Milad Un Nabi History and Significance in Islam
Milad Un Nabi, also known as Mawlid, marks the birth anniversary as well as the death anniversary of Prophet Muhammad (peace be upon him). The birth anniversary is celebrated as an Islamic festival across the world.
Milad Un Nabi History goes back to the time when Prophet Muhammad (peace and blessings be upon him) was born in Makkah. However, it became more popular during the 8th century after the Prophet's house was converted into a prayer hall by the then Caliph, Harun-al-Rashid's mother, Al-Khizuran.
The day of Milad Un Nabi, at that time, was observed very differently from the way it is observed today. In the 11th century, Mawlid was only celebrated in Egypt by the leading clan. People used to recite and offer prayers later in the day, and then people from the ruling family gave speeches and verses from the Holy Quran. But it was in the 12th century, that other Muslim countries, such as Syria, Turkey, Morocco, and Spain, also started to celebrate this day.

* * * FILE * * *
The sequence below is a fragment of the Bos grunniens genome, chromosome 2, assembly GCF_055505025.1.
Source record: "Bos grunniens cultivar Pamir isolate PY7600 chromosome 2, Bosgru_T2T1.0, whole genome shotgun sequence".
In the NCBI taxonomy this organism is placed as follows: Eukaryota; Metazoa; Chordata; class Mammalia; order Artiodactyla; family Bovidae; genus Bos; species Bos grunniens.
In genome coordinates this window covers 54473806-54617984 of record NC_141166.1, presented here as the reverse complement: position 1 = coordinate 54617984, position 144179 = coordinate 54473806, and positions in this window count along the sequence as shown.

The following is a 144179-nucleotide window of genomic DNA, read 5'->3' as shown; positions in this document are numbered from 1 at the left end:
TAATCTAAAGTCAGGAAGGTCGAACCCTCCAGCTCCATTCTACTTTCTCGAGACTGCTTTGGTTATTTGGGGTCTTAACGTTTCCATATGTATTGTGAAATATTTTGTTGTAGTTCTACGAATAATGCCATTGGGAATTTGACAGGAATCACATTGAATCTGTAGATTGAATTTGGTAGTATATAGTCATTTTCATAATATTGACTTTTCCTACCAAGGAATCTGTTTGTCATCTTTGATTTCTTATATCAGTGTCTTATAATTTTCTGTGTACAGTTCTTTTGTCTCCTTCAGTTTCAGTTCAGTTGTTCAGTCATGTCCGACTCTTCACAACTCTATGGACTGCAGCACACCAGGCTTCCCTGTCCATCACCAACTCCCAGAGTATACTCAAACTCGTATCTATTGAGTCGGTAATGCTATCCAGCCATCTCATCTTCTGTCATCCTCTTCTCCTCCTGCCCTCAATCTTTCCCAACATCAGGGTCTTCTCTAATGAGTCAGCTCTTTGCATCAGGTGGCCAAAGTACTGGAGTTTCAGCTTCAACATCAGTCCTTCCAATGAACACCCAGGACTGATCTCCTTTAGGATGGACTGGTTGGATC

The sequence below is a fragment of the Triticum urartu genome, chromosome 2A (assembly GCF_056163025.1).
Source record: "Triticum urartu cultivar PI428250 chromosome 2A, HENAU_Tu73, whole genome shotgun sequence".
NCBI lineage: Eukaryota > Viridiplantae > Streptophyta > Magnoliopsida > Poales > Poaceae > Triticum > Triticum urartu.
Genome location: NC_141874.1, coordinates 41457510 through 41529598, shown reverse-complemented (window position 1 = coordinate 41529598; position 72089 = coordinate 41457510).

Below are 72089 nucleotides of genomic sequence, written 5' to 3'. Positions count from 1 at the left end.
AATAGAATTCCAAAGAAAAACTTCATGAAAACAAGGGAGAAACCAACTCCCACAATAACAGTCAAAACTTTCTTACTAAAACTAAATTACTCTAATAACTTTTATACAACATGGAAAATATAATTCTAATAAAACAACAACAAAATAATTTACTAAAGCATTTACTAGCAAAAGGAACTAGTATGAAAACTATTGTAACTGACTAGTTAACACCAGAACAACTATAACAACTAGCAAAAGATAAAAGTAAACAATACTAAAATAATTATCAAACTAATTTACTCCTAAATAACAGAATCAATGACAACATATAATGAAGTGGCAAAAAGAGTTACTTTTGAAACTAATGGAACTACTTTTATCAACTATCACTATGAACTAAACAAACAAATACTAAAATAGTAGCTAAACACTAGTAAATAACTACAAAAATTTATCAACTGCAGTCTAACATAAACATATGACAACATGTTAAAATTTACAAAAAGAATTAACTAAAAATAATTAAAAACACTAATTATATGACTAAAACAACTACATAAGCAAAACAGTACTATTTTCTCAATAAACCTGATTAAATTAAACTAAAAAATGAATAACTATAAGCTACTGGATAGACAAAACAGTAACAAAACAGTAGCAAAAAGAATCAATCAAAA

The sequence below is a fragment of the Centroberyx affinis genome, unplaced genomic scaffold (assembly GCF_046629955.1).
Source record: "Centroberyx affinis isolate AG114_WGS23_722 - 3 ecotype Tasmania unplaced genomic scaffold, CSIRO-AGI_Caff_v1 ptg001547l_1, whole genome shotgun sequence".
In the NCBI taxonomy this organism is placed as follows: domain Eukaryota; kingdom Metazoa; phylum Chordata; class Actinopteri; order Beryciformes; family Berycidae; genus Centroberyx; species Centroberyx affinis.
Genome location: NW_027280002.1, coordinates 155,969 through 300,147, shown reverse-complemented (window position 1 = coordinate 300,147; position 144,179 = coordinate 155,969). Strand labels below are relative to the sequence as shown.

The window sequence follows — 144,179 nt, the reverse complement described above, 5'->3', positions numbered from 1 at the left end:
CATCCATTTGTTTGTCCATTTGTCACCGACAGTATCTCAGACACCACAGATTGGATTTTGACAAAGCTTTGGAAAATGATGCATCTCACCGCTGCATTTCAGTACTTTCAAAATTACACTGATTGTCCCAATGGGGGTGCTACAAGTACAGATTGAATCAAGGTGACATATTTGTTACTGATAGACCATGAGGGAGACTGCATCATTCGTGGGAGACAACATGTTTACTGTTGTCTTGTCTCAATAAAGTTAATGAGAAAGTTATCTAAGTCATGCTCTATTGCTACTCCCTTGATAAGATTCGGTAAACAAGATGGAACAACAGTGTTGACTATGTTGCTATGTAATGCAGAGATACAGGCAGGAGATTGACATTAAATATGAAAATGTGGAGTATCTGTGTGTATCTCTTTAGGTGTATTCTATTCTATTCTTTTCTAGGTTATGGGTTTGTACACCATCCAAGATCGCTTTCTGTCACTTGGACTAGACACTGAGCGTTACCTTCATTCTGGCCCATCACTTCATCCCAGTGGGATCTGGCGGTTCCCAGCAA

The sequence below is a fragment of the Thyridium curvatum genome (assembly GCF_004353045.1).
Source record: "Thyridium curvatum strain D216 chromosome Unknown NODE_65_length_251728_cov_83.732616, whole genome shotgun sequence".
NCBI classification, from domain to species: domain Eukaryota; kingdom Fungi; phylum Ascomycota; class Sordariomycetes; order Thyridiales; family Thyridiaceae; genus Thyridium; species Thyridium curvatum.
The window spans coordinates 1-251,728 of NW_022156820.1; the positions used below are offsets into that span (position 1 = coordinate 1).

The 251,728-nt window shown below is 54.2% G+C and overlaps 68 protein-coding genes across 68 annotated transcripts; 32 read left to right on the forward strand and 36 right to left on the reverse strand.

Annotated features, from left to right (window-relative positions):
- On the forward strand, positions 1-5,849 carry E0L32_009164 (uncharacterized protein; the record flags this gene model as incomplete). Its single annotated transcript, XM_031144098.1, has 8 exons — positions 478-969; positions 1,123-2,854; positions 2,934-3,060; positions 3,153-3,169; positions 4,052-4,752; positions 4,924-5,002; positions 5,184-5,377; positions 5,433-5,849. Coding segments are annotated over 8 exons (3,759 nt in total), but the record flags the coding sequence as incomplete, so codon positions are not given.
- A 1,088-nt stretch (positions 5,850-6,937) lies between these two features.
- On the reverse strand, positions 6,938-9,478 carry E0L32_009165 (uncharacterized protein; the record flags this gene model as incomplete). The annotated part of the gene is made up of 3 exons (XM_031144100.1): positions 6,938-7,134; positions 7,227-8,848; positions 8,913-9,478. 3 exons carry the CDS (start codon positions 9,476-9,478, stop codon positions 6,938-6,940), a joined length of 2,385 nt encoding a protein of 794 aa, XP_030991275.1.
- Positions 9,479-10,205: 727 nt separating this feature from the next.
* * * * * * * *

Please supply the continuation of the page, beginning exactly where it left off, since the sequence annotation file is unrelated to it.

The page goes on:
Milad Un Nabi Celebration
The ritual of celebrating the holy Prophet's birth began on an enormous scale in Egypt by the descendants of the Prophet, through his daughter Fatima. The theologians and the religious institutions celebrated the day by gathering to hear sermons and distributing gifts and sweets, particularly honey, which was considered to be the Prophets' favorite.
Milad Un Nabi is celebrated by Muslims all over the world with a lot of zeal and enthusiasm. The celebration varies between the different sections of the community. Some celebrate it on the 12th day of the third month of the Islamic calendar, others celebrate it on the 17th of the month. On the Prophet's birth anniversary, people carry green flags in their hands and tie ribbons on their wrists to celebrate Prophet Muhammad's teachings. The color green has religious significance. It represents the religion of Islam and paradise.
On Milad Un Nabi, people gather at the mosque or the dargah and spend hours in prayer. Parades are also carried out from the mosques to the town and back. The people chant prayers and praise the Prophet while marching. Community meals are arranged, and people gather together to recount the stories of the Prophet's life. The event is observed at its best when people wear new clothes, offer prayers, and exchange greetings.
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